CIA to remain in Iraq, Afghanistan after troops’ withdrawal to protect US interests
- IPL spot-fixing case: Net widens, police watching 3 more players, other bookies
- IPL 2013: Imperious Brad Hodge powers Rajasthan Royals to qualifier
- Sonia Gandhi, PM Manmohan Singh slam BJP for disrupting Parliament, stalling bills
- IPL spot-fixing: 'Bookie' Vindoo was close to BCCI chief's son-in-law, say cops
- Jessica Lall case: Shayan Munshi to face perjury trial
The Central Intelligence Agency is expected to maintain a large clandestine presence in Iraq and Afghanistan after the withdrawal of conventional U.S. troops as part of the Obama administration plan to rely on a combination of spies and Special Operations forces to protect U.S. interests in the two war zones, U.S. officials have said.
CIA stations in Kabul and Baghdad are likely to remain the agency's largest overseas outposts for years, The Washington Post reports.
U.S. Navy Admiral William McRaven, the Special Operations commander who directed the raid that killed Osama bin Laden last year, said: "I have no doubt that Special Operations will be the last to leave Afghanistan."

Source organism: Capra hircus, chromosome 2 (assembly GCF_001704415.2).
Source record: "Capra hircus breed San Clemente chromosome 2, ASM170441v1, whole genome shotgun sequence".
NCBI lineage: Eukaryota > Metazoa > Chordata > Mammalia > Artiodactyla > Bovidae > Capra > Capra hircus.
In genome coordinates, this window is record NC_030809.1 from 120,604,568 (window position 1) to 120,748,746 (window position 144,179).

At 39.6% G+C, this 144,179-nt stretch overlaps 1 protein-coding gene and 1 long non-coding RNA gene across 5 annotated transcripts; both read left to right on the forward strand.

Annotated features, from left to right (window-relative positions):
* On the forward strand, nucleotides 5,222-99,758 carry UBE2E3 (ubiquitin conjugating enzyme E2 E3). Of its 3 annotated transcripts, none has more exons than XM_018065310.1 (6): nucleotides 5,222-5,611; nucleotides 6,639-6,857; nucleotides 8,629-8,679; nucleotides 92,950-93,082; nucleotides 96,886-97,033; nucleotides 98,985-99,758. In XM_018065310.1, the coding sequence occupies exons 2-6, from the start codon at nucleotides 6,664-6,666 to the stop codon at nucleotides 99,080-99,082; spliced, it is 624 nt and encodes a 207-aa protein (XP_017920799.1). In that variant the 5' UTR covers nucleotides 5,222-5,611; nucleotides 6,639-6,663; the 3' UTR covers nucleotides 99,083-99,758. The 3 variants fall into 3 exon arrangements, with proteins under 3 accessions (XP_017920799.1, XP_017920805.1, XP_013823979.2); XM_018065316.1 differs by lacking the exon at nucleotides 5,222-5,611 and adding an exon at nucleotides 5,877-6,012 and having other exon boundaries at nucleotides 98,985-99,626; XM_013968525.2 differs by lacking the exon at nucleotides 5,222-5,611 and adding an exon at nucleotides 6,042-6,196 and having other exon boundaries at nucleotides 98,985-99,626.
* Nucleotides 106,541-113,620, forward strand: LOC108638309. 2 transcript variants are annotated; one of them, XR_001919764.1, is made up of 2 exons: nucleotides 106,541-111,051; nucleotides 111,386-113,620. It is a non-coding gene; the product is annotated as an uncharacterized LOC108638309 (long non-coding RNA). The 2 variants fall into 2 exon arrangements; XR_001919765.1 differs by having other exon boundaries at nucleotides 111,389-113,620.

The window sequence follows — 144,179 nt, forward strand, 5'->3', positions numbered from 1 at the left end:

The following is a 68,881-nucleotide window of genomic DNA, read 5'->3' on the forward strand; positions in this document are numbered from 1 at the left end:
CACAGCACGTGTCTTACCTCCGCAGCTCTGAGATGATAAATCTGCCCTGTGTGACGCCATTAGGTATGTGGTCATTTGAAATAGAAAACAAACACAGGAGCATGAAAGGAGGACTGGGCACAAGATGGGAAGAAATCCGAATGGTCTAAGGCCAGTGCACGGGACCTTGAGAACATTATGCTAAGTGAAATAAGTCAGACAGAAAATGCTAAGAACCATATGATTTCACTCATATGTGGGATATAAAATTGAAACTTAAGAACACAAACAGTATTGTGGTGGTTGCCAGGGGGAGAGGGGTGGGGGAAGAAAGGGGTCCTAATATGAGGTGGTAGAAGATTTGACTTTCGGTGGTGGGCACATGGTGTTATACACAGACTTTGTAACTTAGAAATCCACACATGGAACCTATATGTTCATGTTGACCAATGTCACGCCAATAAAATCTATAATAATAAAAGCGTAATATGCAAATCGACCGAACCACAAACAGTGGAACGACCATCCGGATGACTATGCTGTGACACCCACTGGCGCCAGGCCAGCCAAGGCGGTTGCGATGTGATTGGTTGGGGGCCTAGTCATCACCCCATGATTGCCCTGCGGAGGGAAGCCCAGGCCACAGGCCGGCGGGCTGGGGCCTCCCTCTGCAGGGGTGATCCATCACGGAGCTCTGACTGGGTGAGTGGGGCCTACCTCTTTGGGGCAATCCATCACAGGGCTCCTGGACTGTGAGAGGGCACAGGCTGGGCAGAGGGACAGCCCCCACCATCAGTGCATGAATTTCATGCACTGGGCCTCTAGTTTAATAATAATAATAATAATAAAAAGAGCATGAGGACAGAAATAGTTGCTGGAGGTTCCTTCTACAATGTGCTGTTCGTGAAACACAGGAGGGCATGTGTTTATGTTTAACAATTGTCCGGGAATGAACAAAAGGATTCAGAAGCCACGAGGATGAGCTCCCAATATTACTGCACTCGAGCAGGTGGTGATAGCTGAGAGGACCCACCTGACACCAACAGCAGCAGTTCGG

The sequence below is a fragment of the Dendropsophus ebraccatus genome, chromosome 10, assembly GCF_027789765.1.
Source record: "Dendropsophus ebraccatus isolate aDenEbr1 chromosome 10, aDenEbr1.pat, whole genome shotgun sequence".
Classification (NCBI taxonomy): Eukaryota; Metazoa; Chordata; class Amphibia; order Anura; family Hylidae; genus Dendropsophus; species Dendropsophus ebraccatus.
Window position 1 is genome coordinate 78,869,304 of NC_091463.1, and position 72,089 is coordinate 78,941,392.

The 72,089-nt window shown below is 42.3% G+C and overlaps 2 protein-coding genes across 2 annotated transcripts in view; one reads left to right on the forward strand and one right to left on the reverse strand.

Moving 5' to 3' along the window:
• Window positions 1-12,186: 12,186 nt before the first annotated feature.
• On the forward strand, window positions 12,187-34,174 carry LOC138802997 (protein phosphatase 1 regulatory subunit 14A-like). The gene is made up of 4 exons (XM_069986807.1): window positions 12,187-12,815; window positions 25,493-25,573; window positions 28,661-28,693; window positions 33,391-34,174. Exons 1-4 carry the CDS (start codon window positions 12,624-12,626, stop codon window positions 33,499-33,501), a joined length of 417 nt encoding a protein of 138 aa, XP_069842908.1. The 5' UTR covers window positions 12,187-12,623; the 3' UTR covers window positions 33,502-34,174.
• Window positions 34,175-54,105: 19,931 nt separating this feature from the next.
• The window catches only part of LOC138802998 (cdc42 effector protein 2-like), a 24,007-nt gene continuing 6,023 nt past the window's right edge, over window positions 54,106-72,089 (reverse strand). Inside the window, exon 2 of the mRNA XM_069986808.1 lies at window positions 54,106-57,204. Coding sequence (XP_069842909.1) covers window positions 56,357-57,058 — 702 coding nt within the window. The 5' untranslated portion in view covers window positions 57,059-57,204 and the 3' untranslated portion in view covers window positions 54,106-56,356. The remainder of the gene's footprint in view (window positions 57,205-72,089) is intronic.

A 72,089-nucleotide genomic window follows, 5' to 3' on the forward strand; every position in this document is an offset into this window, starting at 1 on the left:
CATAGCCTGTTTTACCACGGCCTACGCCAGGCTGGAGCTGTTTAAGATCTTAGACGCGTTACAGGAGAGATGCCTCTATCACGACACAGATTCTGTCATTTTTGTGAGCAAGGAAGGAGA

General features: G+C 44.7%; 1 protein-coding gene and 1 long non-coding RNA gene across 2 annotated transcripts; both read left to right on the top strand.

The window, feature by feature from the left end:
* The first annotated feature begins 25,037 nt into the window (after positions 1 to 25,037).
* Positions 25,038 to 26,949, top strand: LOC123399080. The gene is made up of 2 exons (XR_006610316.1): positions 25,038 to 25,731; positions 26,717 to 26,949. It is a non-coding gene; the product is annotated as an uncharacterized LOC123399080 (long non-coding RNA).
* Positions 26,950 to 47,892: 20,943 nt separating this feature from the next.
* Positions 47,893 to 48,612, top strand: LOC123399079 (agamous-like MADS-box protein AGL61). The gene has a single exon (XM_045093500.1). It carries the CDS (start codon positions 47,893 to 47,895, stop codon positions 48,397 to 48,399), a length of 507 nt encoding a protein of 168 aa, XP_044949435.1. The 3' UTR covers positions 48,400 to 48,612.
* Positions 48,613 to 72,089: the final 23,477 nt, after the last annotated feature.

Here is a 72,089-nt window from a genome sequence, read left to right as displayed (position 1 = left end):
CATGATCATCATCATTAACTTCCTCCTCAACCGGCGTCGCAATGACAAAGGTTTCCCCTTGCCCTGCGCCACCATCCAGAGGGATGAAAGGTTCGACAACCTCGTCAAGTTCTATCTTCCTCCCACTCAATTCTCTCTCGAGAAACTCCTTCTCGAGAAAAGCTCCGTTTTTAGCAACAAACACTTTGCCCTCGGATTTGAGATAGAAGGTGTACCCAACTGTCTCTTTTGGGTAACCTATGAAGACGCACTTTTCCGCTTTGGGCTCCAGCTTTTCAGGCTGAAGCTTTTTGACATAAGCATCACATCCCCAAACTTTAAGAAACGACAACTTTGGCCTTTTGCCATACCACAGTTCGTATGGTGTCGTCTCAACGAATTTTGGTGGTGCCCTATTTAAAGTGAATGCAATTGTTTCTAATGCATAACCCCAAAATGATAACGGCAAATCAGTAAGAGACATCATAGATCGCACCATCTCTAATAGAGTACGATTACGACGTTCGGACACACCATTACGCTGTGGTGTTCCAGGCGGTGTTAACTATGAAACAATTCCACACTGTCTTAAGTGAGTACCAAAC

The withdrawal of U.S. forces from Iraq in December has led the CIA to adopt three methods of traditional espionage — monitoring developments in the increasingly antagonistic government, seeking to suppress al-Qaeda''s affiliate in the country and countering Iran's influence.
The CIA is expected to have a more aggressively operational role in Afghanistan.
U.S. officials said CIA's paramilitary capabilities are seen as vital for keeping the Taliban off balance, protecting the government in Kabul and preserving access to Afghan airstrips that enable armed CIA drones to hunt al-Qaeda remnants in Pakistan.
The CIA has also largely bankrolled and built the Afghan intelligence service and it maintains a constellation of bases along the border with Pakistan.
The CIA stations in Kabul and Baghdad were the largest and second-largest in agency history, surpassing the size of the CIA's station in Saigon at the height of the Vietnam War and it had atleast 700 employees in the country.
But the departure of U.S. forces in December has forced the agency to shut many facilities and reduce its presence by half, according to former CIA officials. (ANI)
- Paddy shortfall blamed for mystery death of procurement officer
- 'Bookie' Vindoo was close to BCCI chief’s son-in-law: cops
- Net widens, police watching three more players, new set of bookies
- Suspected Islamists behead soldier on London street
- Malegaon 2006 case: NIA names four right wing terror suspects
- BJP invokes 'sarcasm, ridicule' against PM